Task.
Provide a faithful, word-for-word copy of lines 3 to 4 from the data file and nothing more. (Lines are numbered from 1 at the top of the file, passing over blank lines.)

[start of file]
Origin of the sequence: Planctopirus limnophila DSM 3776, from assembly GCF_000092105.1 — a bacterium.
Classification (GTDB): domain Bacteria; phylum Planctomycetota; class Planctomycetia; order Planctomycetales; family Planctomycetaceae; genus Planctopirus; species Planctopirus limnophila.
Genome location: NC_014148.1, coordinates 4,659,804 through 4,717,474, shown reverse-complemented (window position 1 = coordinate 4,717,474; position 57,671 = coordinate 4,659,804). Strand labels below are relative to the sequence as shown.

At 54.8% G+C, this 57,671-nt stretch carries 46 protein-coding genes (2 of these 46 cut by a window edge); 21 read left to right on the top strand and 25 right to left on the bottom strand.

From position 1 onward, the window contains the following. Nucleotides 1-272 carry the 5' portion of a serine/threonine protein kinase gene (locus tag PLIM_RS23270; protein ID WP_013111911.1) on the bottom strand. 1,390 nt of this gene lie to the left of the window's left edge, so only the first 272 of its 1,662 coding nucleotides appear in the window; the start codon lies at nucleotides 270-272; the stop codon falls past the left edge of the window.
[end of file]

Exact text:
Genome location: NC_014148.1, coordinates 4,659,804 through 4,717,474, shown reverse-complemented (window position 1 = coordinate 4,717,474; position 57,671 = coordinate 4,659,804). Strand labels below are relative to the sequence as shown.

At 54.8% G+C, this 57,671-nt stretch carries 46 protein-coding genes (2 of these 46 cut by a window edge); 21 read left to right on the top strand and 25 right to left on the bottom strand.